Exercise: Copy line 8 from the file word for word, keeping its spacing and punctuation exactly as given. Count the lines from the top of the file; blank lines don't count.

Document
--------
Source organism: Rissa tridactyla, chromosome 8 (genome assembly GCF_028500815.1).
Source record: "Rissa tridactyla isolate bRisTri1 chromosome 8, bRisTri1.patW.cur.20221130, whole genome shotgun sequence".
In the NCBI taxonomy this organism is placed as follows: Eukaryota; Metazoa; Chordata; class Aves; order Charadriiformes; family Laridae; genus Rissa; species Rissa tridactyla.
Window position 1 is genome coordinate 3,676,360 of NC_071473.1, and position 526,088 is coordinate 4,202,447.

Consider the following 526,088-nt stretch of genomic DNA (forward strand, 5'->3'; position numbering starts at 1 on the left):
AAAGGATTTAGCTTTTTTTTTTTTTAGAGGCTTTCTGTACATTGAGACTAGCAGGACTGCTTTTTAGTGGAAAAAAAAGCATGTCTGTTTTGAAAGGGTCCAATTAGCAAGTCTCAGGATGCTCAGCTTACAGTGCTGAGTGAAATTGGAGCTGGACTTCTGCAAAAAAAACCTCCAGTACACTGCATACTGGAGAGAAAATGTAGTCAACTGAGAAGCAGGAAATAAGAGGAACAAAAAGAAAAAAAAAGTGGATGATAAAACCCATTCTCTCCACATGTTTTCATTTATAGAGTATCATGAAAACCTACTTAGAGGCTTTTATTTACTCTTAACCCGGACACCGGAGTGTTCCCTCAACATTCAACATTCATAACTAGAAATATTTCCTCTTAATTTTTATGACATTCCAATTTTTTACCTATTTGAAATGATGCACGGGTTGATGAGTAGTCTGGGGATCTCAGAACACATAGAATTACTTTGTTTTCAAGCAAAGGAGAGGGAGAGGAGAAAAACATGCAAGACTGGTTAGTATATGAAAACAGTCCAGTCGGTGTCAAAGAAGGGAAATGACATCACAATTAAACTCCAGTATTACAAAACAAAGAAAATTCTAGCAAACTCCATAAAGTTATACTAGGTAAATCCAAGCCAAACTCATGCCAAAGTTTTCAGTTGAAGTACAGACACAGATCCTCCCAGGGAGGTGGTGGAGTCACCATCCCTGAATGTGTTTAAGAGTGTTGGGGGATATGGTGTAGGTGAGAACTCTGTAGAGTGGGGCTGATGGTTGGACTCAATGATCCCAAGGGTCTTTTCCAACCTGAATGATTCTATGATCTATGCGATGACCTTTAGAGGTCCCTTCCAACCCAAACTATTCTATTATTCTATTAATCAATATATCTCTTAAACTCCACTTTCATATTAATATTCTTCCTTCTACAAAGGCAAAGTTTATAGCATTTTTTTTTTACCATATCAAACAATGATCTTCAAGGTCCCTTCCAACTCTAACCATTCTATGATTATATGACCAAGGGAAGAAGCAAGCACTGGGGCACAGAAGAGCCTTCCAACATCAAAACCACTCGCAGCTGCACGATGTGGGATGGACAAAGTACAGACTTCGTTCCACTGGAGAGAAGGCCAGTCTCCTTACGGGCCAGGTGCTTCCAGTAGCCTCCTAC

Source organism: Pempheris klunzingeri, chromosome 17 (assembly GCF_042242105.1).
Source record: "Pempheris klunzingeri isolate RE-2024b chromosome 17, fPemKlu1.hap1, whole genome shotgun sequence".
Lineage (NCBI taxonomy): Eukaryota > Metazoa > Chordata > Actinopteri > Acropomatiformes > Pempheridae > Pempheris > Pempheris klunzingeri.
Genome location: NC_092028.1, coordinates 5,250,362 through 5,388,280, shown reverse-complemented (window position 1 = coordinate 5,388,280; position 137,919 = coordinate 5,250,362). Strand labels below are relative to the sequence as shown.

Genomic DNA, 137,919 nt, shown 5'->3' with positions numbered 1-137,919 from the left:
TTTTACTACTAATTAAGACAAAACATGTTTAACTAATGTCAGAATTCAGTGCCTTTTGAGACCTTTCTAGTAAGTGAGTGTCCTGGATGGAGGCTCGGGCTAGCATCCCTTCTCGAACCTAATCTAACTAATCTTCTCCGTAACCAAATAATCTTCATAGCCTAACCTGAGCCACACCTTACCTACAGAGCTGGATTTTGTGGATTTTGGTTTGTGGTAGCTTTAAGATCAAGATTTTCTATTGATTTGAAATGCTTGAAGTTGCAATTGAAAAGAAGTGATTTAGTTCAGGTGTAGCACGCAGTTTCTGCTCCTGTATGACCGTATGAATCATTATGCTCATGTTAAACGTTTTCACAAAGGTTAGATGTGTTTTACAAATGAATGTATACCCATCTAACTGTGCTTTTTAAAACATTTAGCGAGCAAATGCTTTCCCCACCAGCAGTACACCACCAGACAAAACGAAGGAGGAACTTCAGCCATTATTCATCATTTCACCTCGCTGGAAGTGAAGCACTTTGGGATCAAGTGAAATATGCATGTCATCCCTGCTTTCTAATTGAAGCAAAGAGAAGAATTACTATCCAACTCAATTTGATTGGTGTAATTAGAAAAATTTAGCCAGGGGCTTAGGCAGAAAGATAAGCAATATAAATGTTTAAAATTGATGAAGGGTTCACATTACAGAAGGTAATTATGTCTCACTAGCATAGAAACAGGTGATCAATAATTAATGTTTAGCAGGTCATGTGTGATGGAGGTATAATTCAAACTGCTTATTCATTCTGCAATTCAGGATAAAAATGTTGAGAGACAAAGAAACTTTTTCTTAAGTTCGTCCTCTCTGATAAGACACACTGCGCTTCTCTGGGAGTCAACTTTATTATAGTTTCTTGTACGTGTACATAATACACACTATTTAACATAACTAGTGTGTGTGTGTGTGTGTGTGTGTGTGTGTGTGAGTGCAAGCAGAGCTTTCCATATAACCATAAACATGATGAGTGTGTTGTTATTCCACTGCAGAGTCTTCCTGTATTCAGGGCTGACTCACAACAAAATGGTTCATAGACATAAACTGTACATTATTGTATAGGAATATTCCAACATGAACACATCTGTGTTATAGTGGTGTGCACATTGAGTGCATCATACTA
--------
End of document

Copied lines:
Source record: "Pempheris klunzingeri isolate RE-2024b chromosome 17, fPemKlu1.hap1, whole genome shotgun sequence".